Of course, it's not easy to start a business or invest in real estate. Which is why I still see the merit in building a nest egg. It's the safe way! There's really no way you can mess up making more money, cutting your expenses, and saving the difference for an extended period of time.
Start Planning for Retirement
For many, retirement seems like a far away dream. The thought that they could possibly not have to work and instead live life on their own terms is a dream.
BUT, these 2 methods enable almost anyone to retire with the life they want:
- Nest Egg
- Passive Income
Personally, I prefer the idea of building passive income streams over building up a nest egg. Partially for time reasons (you can retire faster building passive income), but also I like to be more hands-on with my finances.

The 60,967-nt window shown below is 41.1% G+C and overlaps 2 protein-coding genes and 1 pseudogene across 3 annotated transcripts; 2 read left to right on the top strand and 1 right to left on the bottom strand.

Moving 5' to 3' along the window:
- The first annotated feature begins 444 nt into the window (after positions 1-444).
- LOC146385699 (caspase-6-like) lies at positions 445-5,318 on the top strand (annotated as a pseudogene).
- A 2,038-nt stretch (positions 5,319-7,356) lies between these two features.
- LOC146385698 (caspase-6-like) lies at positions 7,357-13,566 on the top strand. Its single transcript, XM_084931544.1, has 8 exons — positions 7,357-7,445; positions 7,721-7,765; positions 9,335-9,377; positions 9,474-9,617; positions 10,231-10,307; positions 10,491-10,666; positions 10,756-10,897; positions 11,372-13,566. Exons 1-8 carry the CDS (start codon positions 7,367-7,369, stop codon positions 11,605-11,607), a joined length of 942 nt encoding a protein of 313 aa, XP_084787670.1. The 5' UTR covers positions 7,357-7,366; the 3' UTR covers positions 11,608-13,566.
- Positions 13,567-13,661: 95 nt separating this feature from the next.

Regardless of which you choose though, it's important that you take action. AND take action early. So get out there and start learning more, start saving away money, and start investing for your future. I promise retirement you won't regret it.
Jeff is a current Harvard student and author of the blog Financial Pupil who is passionate about learning, living, and sharing all things personal finance-related. He has experience working in the financial industry and enjoys the pursuit of financial freedom. Outside of blogging, he loves to cook, read, and golf in his spare time.